Families on TANF in Illinois: Employment Assets and Liabilities. Welfare and Employment Experiences

06/10/2003

The goal of state TANF programs is to provide temporary assistance to needy families while directing adults in those families to jobs so that their families can become self-sufficient. To promote this transition from welfare to work, the federal government has established minimum work participation rates for the TANF caseload in each state and a 60-month limit on assistance for families. Using the flexibility provided by PRWORA, states have taken a variety of approaches to encouraging TANF recipients to work. Illinois' approach includes both incentives and penalties. For instance, the state (1) stops the 60-month TANF "clock" for working families on assistance, (2) disregards 67 percent of earnings for an indefinite period, and (3) imposes a gradual sanction on families that do not comply with work requirements. As a result of these policies, the Illinois TANF caseload includes both working and nonworking families.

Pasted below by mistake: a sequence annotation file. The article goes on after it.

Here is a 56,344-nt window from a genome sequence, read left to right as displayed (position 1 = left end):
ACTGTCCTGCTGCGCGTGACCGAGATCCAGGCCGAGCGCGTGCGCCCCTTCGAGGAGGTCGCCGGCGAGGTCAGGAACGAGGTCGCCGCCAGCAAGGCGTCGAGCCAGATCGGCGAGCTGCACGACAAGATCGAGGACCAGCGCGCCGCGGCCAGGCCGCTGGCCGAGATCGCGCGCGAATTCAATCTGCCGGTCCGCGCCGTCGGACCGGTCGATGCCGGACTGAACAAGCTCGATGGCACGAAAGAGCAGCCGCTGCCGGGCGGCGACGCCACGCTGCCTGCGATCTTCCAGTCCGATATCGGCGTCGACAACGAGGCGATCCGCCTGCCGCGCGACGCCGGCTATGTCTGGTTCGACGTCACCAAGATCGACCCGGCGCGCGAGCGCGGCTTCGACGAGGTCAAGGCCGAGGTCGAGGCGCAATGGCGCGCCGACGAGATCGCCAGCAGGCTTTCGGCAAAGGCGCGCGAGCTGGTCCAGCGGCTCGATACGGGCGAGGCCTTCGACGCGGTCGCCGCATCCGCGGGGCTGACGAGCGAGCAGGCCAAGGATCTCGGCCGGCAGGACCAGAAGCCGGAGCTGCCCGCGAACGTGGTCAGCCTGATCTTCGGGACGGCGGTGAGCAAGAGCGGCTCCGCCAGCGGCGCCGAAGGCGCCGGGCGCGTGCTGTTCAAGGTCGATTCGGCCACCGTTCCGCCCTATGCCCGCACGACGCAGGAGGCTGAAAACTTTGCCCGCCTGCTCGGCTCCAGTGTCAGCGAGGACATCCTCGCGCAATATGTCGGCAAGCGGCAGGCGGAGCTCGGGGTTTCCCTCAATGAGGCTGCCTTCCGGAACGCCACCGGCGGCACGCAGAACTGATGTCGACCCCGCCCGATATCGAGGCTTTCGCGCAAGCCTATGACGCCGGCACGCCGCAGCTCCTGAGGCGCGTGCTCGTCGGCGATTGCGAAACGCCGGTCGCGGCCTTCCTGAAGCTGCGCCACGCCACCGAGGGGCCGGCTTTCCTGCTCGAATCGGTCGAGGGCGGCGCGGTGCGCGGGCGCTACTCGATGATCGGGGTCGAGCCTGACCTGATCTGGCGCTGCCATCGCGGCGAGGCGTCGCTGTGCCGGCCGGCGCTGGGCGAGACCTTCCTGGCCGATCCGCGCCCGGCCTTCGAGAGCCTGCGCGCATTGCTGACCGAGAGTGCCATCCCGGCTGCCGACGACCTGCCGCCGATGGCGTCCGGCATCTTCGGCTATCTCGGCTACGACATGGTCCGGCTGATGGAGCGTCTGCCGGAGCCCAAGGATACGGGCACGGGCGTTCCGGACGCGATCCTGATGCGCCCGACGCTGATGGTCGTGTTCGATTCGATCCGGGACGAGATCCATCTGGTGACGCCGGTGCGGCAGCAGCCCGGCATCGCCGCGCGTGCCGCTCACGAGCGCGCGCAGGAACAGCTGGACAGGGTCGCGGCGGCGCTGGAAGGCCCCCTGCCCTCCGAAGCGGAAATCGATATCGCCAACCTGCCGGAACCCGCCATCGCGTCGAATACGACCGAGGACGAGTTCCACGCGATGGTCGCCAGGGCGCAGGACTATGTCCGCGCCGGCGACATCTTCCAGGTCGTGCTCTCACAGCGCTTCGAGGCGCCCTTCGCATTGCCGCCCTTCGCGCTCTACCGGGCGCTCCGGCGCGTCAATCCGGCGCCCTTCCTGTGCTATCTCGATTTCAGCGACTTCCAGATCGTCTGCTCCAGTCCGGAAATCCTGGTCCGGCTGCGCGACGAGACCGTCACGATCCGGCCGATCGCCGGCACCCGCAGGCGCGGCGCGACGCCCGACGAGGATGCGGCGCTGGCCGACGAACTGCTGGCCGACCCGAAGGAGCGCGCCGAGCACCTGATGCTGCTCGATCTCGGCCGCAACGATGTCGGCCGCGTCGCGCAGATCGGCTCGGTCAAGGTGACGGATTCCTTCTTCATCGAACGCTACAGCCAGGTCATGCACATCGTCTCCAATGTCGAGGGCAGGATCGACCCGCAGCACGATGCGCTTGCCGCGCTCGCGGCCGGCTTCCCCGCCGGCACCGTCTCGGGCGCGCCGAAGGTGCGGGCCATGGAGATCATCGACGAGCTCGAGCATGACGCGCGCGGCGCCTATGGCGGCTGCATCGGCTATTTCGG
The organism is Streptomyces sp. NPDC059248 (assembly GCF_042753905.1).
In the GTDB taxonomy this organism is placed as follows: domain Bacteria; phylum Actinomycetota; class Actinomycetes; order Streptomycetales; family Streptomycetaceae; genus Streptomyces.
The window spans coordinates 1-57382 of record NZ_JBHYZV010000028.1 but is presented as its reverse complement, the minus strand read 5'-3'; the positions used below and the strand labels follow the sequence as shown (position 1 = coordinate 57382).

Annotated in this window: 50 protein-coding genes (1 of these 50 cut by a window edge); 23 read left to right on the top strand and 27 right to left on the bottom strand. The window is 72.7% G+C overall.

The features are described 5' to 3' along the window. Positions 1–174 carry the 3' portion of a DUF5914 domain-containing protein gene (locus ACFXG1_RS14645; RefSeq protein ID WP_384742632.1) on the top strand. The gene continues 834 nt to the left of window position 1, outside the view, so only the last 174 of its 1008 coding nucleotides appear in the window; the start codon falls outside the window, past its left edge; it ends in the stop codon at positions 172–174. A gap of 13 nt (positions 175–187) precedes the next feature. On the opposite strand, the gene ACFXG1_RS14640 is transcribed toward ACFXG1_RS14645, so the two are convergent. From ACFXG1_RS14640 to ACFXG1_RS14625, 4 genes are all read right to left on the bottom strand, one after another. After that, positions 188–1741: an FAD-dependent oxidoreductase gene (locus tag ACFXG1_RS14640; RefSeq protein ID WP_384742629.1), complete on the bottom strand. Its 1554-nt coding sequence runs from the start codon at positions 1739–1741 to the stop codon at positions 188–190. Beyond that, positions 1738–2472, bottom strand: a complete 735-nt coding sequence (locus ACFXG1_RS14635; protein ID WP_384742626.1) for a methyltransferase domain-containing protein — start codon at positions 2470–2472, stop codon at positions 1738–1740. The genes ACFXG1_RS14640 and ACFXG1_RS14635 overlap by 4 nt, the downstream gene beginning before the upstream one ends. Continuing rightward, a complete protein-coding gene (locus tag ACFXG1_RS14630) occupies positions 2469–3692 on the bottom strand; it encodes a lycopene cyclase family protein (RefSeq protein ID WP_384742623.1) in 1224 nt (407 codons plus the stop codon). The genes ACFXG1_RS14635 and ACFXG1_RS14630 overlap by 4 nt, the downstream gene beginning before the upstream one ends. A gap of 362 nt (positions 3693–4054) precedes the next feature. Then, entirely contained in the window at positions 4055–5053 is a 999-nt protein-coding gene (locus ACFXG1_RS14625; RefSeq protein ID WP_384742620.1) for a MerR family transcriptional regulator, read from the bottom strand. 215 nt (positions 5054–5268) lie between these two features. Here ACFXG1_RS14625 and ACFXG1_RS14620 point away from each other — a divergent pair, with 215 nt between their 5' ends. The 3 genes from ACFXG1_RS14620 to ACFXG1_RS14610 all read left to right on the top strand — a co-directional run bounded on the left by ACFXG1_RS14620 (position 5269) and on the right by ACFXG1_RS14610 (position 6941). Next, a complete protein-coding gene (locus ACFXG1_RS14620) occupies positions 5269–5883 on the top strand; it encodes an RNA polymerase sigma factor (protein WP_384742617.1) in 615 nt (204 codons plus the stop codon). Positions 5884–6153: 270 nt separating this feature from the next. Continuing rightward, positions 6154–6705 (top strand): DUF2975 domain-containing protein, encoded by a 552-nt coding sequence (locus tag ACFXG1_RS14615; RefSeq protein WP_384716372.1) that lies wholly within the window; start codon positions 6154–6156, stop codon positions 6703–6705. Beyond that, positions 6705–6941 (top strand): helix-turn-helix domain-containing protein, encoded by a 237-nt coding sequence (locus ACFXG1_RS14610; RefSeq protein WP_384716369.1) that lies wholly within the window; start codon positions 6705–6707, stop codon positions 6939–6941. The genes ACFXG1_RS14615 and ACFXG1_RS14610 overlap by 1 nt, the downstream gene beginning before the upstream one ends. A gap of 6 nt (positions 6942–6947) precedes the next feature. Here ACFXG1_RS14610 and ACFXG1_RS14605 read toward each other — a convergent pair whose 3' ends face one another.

In this chapter, we describe the welfare and employment experiences of single-parent TANF recipients in Illinois. We examine both the amount of time they have spent on welfare and their current work experience, including the number of hours they work, the characteristics of their jobs, and the amount of money they earn. We also discuss their total household income and conclude with a summary of their circumstances.

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